Madam Speaker, Canadians and scientists alike understand the urgency of taking action on climate change.
We often think of it as a race against time, but the truth is that it is really two races. First there is the race to reduce our carbon emissions and limit their impact on our climate. This is a race with the highest possible stakes: ecological and social upheaval, food security, mass migration, and natural catastrophe.
However, there is a second race, too, and that is the race to lead the transition to a new post-carbon economy. In the second race, the stakes are jobs and prosperity for our communities, success for our businesses, knowledge and technical advancement, and the benefits that come from leading the world.
On the one hand, it is a race to avert disaster, and on the other other, it is a race to seize opportunity. In both races, the stakes are enormous. In both races, the key is a shift to clean energy. In both races, unfortunately, Canada is running behind.
Today, Canada produces only 18% of our primary energy from renewable resources. Sweden and Norway manage to meet 45% of their energy needs with clean energy, outstripping Canada by two and a half times. In Iceland, the figure is a staggering 88%.
Now, it is not for a lack of talent. Our country has some of the most cutting-edge companies in clean energy. In my own riding, I am thinking of Ballard Power Systems, with its fuel cell technology; Nano One, which is changing how the world is making battery materials; and just a few blocks away, Bullfrog Power, with its innovative approach to funding renewable energy.
It is not a lack of resources holding us back, either. We have huge potential reserves for wind and solar, for tidal and geothermal energy, and to extract even more from our hydro.
If talent and innovation are working in our favour, and if our reserves of renewable energy potential are so tremendous, the question remains. Why does Canada still lag? What is lacking, frankly, is commitment and strategy at the highest political levels in Canada. I am sorry to say we saw that lack of commitment in the latest budget from the government.
For years Canada had a federal government that held renewable energy in nearly overt contempt. Anything that did not burn oil, gas, and coal was not worth the time of day as far as the Conservatives were concerned. Then came the Liberal government, and I will say this for it: it talked a very good line. If feel-good rhetoric and symbolic gestures were energy sources, Canada would be the next OPEC, but they are not and we are not.
Instead, the budget we are debating actually removes over $1 billion from funds the government had promised for the pan-Canadian framework on clean growth and climate change. Apparently sunny ways do not extend to solar power.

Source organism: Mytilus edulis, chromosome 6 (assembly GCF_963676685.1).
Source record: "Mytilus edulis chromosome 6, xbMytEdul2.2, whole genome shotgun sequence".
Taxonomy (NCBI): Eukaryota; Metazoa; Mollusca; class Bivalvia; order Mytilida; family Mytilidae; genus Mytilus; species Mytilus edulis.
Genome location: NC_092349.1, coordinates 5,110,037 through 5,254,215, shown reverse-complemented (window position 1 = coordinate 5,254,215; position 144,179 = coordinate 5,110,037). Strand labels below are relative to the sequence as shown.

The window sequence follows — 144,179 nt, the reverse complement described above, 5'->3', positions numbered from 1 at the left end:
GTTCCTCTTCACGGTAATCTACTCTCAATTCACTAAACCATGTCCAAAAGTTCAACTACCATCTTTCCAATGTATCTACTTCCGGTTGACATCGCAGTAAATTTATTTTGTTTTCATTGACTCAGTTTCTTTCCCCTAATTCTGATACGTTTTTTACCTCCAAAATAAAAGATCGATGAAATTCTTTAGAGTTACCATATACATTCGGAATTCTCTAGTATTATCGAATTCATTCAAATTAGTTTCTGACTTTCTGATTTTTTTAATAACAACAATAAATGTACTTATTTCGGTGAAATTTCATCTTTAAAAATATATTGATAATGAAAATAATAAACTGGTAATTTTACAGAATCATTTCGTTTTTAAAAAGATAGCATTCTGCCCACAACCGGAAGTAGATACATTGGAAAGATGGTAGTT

They do not extend to conservation of energy efficiency either. One of the most important energy insights in the past 50 years has been that a kilowatt conserved is even more valuable than a kilowatt generated, because it does not require the overhead of generation and transmission. However, this budget offered nothing to help Canadians reduce their emissions and lower their energy bills by retrofitting their homes. This kind of program has proven, time and time again, to cut emissions and save money while creating well-paying jobs. Not tapping that potential, while cutting back on investments in clean growth, is a failure of vision, a failure of leadership.
That is why I introduced my private member's motion, M-123, calling for a national clean energy strategy. This is a call for Canada to act urgently to rally our full array of resources to make the most of the opportunities clean energy offers and to meet the challenge of climate change head on. To succeed, a clean energy strategy has to be collaborative to the core. Imposing top-down solutions has a bad reputation in Canada, and rightly so.
Instead, Ottawa should be working with provinces, territories, municipalities, aboriginal communities, and with both public and private sector energy providers. For one thing, we know there is far too much wisdom and expertise among Canadians to let it all go to waste by ignoring it. For another, we need all hands on deck to make our transition to post-carbon energy successful. That means buy-in from all quarters, and we will not get that unless everyone has a hand in shaping solutions.
Even more fundamental than that is the question of fundamental justice and self-determination, and it applies in particular to aboriginal communities. Too often, when energy questions arise, first nations in Canada are bypassed, ignored, patronized, or offered lip service. However, energy policy and resource use are inextricably tied to our land base, and land is fundamental to aboriginal title. There should be no question that aboriginal communities must be full partners in crafting our clean energy strategy—anything else is unthinkable.